The most common causes of hot hands are peripheral nerve damage and carpal tunnel syndrome, according to the National Institute of Neurological Disorders and Stroke. Physical skin burns, Lyme disease and vitamin deficiencies can also create a burning sensation in the hands.
Peripheral neuropathy affects the extremities and causes a burning sensation, says WebMD. Carpal tunnel syndrome also interferes with nerves in a way that creates a burning feeling in the hands. Often these causes of neuologically-based burning sensations come with numbing or tingling in addition to the burning feeling.
Burning caused by peripheral neuropathy may be acute or chronic, explains the National Institute of Neurological Disorders and Stroke. Damage to the peripheral nerves often results in the nerves sending confusing signals back to the brain that the brain interprets as heat. Trauma, autoimmune deficiencies or even cancer can bring about the underlying nerve damage. Similarly, carpal tunnel syndrome inflames the nerves in a way that often produces a burning sensation.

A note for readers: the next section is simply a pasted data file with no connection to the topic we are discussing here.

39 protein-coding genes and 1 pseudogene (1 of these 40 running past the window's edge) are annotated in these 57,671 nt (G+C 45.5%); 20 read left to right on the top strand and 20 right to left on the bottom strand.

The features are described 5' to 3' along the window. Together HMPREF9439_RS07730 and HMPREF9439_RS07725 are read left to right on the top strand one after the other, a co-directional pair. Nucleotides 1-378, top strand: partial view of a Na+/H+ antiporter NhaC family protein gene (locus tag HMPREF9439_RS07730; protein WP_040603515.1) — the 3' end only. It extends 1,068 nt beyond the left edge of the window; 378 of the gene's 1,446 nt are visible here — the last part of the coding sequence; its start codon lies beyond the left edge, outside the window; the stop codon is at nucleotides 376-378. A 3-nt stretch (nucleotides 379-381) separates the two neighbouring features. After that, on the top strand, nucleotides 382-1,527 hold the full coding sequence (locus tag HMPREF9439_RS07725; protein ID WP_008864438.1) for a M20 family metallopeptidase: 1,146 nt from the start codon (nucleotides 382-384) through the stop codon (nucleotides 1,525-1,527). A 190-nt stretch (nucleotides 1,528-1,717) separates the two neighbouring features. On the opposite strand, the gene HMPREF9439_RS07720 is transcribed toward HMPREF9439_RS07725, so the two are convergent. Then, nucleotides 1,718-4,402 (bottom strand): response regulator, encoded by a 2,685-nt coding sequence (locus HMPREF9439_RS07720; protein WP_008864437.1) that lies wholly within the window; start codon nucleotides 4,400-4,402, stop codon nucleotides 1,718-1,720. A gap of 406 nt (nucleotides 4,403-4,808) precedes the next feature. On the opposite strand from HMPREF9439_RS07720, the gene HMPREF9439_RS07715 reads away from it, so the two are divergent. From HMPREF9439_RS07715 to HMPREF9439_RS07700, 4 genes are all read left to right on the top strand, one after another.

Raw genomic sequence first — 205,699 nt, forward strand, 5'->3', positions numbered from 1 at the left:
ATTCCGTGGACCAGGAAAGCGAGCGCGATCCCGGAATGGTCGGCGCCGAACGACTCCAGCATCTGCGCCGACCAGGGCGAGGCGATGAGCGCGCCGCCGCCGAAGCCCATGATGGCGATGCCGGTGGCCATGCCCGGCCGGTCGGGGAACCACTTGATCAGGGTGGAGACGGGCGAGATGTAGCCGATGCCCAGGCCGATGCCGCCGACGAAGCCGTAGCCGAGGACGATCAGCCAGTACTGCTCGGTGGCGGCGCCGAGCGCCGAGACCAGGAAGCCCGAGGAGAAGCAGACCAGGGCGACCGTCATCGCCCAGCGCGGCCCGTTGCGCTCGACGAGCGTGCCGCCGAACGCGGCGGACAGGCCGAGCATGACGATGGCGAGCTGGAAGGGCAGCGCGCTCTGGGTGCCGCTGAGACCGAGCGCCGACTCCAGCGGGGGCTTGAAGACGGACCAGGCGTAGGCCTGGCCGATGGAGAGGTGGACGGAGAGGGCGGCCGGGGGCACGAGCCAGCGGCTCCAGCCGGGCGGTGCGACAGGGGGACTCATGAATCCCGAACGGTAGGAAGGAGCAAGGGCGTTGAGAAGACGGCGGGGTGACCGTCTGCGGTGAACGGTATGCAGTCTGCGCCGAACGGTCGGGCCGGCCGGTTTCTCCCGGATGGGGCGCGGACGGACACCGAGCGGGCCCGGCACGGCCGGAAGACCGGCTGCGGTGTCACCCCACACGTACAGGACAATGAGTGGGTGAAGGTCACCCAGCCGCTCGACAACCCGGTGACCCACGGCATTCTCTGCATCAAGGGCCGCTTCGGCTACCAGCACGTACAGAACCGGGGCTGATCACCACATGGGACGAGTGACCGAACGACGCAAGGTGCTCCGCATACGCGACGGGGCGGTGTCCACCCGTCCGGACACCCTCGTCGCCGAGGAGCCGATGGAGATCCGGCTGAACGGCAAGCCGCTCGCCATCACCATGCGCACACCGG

Another common cause of hot hands is skin burn. In addition to heat, a skin burn causes visible damage to the hands, such as blisters, swelling and skin changes, says WebMD. Reactions to stress also causes hot hands. As a person reacts to stress or anxiety, nervousness and its associated body chemistry changes cause hands to feel hot. Lyme disease is a bacterial infection that causes inflammation. In turn, the inflammation causes hot hands. Allergies also often contribute to an inflammation across the entire body, including in the hands, creating a burning sensation in the body's extremities.